Why don’t you use local experts to inform national stories?

Question: I understand that most journalists are generalists not experts. Or at least your proficiency is in making information accessible to the those of us who are neophytes in a particular field. I understand that a newspaper is an costly operation and a regional newspaper cannot have its own staff of specialized writers. As a result, you rely to a large degree on national sources.

Is it possible for you to put together panels of local experts on a topic who could shed light and depth on a continuing issue? A good example of a story that needs expertise is the social security question. In the typical report one hears about a news event or a statement by a news maker like the Chair of the Federal Reserve Bank, Alan Greenspan. Then we hear from Democratic and Republican representatives who are spinning the issue to their advantage. Finally, we hear from a spokesperson for an advocacy organization like the AARP.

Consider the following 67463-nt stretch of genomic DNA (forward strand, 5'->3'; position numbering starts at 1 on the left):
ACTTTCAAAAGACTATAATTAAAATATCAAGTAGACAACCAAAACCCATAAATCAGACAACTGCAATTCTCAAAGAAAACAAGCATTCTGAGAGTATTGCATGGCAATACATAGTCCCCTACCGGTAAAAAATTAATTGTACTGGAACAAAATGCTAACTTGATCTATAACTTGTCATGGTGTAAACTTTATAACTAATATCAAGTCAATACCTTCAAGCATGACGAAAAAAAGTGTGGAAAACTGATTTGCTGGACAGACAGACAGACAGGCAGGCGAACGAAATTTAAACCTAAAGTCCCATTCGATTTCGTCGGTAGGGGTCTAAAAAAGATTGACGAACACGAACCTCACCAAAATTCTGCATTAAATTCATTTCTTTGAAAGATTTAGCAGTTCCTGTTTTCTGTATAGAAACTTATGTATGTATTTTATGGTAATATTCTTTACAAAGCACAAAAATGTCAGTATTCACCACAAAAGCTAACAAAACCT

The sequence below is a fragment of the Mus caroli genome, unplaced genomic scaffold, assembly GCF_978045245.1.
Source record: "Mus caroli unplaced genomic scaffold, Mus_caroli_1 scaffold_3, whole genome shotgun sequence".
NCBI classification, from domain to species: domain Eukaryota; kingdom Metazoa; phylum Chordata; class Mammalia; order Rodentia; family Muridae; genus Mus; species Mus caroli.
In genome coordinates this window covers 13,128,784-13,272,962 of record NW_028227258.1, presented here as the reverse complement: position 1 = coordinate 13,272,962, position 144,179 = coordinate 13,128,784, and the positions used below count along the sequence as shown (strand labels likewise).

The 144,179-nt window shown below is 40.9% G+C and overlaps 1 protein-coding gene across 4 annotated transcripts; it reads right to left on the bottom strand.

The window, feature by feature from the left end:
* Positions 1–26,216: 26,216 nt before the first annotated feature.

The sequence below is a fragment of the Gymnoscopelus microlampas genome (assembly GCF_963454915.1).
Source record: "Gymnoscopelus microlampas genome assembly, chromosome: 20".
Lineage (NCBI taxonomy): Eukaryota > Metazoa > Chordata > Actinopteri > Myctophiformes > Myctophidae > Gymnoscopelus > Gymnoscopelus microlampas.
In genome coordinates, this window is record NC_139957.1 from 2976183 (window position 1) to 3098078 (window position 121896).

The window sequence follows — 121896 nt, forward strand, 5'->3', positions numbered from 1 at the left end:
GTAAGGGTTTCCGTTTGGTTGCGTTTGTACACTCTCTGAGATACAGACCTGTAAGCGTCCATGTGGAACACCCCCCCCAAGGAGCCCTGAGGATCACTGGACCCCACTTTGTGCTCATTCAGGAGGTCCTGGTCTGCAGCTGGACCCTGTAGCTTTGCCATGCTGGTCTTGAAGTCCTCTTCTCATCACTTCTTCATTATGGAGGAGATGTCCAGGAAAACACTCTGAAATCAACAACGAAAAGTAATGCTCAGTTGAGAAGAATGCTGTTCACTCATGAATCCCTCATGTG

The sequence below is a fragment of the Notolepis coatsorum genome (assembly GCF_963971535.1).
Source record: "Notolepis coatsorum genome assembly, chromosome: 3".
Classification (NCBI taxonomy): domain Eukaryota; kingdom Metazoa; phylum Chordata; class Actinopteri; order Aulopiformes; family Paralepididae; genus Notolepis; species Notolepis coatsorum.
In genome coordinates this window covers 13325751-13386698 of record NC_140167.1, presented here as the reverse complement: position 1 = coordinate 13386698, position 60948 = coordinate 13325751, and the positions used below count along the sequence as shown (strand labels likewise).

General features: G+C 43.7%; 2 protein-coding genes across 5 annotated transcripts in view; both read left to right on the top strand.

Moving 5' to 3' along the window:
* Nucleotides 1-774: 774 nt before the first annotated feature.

Douglas Orr is an economics professor at Eastern Washington University and he has good expertise on the issue of social security. I suggest that you find a couple of other well informed people, invite them to a one-half day discussion, have an intern edit and polish their work product and print their thoughts. This would be an inexpensive way to add depth and hopefully originality to your newspaper. -- Frank A. Malone, Spokane

Answer: As you can see from Bert Caldwell's column in Tuesday’s paper, we did use Doug Orr as an expert on the very story you suggested. In fact, Bert has used Orr in the past as an expert source. We look for local experts often, when appropriate, to comment on global or national issues. And, on occasion, we do convene panels as you suggest. You offer a good reminder to look for local experts. And we could be more diligent in seeking out people with whom we are unfamiliar, who are experts in a particular field. -- Ken Sands, managing editor of online and new media

 
 
 
 
 
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